Gregory Jaczko, chairman of the Nuclear Regulatory Commission, has had a tough year. The normally obscure agency was thrust into the limelight after a triple meltdown at Japan’s Fukushima Daiichi nuclear plant in March 2011. Since then, even while the regulator has been wracked by a very public internal feud, it has also moved forward, issuing the first construction and operating licenses for new U.S. nuclear reactors in almost 35 years. The embattled chairman spoke with National Journal about the challenges of his job. Edited excerpts follow.
NJ After Fukushima, some countries vowed to phase out nuclear energy. Why have the United States and President Obama stayed the course?
JACZKO There was no reason to take any really drastic action. We have a strong, solid regulatory program here with a talented staff. As the commission looked at all these issues, we decided that plants could continue to operate and changes would need to be made. Now we’re beginning to implement those changes.
NJ How is it going?
JACZKO We’ve got a long way to go, and we really need to shoot to have all these things implemented within five years. That’s an aggressive schedule, but I think it’s a doable schedule.
NJ Why is the five-year deadline so important?
JACZKO I’m just a firm believer that issues need to be resolved. I don’t think it benefits the agency, it doesn’t benefit the industry, it doesn’t benefit the American people if we let these things linger.
NJ Are we are prepared for a Fukushima-like situation?
JACZKO The likelihood of something like that happening in this country is very, very low. We have a robust system to deal with natural hazards like earthquakes, flooding, tornadoes, and hurricanes. We believe it’s very strong and provides a good measure of safety.
NJ The commission earlier this year voted to approve the construction of two nuclear reactors at Southern Company’s Vogtle plant in Georgia, the first such approval in nearly 35 years. The vote was 4-1, with you dissenting. Why?
JACZKO We’ve got these two things going on at once—two significant efforts. We have this work to look at licensing new reactors, and then we have this work to look at the lessons learned from the Fukushima accident; in some way, these things need to be kind of tied together. I thought the right way to do that was to put in place what we call a license condition—some statement in their license that says, “Before you operate, you have to make sure you have done all of the things that we know you’re going to need to do for the Fukushima response.”
JACZKO If you’re a homeowner selling your house, and you have the home inspection done, you have to make those improvements before you’re going to be able to go through with your sale of the house. Once you sell the house, as the previous homeowner, you don’t have any obligation any more. Once we issue that license, we’ve made a statement to everyone that we believe this plant can be safe to operate.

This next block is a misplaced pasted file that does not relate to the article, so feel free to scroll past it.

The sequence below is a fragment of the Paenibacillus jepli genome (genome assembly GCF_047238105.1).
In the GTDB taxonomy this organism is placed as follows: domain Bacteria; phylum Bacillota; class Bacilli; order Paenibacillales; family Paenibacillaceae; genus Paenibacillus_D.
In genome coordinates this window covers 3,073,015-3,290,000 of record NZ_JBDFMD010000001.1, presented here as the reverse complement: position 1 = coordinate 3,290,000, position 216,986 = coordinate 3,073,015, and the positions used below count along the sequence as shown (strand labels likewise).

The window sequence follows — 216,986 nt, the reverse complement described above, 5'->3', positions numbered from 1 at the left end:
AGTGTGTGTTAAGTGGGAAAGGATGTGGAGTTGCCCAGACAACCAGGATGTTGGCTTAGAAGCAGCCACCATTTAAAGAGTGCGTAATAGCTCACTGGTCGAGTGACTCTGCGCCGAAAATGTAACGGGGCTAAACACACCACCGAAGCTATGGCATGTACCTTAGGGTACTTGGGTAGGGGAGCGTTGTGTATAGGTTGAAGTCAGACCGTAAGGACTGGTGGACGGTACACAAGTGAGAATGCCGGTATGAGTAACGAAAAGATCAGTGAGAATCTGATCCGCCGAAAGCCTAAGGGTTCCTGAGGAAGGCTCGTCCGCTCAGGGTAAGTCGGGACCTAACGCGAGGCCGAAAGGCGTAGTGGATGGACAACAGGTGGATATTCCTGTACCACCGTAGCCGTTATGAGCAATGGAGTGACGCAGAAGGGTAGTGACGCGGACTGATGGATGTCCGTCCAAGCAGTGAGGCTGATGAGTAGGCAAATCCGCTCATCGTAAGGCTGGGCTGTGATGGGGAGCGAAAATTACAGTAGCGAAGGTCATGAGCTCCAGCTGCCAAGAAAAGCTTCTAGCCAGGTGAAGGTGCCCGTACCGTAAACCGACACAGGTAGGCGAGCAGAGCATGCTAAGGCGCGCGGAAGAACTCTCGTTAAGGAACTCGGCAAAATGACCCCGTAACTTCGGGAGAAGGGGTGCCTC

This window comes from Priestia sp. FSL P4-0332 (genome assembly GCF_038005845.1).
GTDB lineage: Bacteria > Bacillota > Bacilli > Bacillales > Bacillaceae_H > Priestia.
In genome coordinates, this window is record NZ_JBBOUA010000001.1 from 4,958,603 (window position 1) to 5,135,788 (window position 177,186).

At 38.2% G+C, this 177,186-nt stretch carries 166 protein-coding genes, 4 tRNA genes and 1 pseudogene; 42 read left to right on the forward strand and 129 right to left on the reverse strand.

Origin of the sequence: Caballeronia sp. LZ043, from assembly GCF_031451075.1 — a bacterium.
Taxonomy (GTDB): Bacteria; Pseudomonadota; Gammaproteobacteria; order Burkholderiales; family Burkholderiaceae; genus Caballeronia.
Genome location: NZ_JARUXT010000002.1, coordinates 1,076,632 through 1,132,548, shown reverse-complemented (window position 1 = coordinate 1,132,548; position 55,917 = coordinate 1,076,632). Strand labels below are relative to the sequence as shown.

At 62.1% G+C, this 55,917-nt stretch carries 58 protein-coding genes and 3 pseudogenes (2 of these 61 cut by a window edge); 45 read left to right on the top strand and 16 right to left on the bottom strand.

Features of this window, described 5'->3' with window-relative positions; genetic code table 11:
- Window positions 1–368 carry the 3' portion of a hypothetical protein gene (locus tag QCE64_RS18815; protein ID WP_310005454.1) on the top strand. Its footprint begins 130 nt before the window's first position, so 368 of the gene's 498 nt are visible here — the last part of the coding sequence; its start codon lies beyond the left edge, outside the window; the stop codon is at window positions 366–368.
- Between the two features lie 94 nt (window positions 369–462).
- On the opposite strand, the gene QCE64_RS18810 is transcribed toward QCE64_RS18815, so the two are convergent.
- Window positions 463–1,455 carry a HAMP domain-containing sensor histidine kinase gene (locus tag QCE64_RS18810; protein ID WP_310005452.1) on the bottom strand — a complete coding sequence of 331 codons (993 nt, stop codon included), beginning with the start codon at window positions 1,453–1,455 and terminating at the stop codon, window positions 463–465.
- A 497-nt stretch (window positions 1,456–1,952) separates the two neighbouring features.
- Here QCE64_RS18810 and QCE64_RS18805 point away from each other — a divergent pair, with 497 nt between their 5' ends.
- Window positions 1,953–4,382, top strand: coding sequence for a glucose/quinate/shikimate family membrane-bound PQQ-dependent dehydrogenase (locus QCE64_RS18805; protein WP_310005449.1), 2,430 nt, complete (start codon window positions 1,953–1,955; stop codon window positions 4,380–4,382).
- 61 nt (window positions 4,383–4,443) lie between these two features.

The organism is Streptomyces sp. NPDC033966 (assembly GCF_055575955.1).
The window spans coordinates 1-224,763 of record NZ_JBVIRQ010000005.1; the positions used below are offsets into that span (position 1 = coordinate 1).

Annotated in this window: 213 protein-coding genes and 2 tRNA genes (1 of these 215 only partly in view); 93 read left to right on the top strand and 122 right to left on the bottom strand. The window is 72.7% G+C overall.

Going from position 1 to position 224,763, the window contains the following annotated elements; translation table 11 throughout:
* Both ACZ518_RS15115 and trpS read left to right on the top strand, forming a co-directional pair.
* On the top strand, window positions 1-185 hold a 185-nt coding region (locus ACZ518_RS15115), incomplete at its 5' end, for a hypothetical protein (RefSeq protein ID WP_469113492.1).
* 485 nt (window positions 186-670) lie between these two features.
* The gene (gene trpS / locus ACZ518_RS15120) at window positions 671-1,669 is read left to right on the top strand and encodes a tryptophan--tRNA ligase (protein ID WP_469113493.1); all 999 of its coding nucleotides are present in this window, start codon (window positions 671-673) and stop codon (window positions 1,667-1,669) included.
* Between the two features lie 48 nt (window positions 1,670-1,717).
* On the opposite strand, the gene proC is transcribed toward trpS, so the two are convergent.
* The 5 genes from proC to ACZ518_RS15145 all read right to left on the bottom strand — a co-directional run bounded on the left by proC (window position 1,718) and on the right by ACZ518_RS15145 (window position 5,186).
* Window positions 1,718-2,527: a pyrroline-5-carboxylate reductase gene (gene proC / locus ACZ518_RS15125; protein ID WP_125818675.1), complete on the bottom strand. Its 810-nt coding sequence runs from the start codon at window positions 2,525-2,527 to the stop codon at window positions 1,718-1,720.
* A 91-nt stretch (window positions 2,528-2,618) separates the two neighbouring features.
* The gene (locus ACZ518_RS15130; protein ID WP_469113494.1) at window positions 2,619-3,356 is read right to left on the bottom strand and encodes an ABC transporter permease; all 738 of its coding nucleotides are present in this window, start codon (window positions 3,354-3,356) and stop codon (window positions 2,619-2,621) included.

NJ Obama suspended plans for a nuclear-waste repository at Yucca Mountain in Nevada. The U.S. has yet to deal with
its nuclear-waste problem. How do you respond to criticism that you were doing the bidding of your former boss, Senate Majority Leader Harry Reid of Nevada, in pushing for Yucca Mountain’s shutdown?
JACZKO The president made a decision that he wasn’t going to pursue the application. Congress provided us no funding to pursue the application, so it really was a fairly simple decision for us. There really isn’t anything else we could do.
NJ Did the recent blowup—your four fellow commissioners sent a letter to the White House criticizing your leadership—have anything to do with the Yucca Mountain decision?
JACZKO It was difficult for a lot of people, and I think that’s certainly been a piece of this. We have people who are unafraid to speak up; that’s what you want in a regulator.
NJ What else might have contributed to the blowup?
JACZKO I’ve certainly been committed to doing my job, to ensuring that the agency continues to stay focused on our mission and our responsibility. If anything I ever did [was] misinterpreted or viewed in a way that wasn’t positive, I certainly appreciated hearing that; I’m always looking for ways that I can do my job better.
NJ Has this infighting affected the commission’s work?
JACZKO The agency has been doing its job. We dealt with natural disasters in the Midwest; we dealt with the Fukushima accident; we dealt with the first new reactor licenses in decades; we’ve continued to provide strong oversight over all the existing power reactors. I think the agency is performing well.
NJ Has the public and congressional attention gotten in the way of the agency doing its job?
JACZKO I always welcome the oversight; I think it’s a good thing. Disagreements aren’t necessarily signs of a problem. We should have disagreements because that’s the reason we have five different people on the commission with different expertise—so they can bring different viewpoints. If everybody is always agreeing, I’d be a little suspicious.
This article appears in the April 7, 2012, edition of National Journal.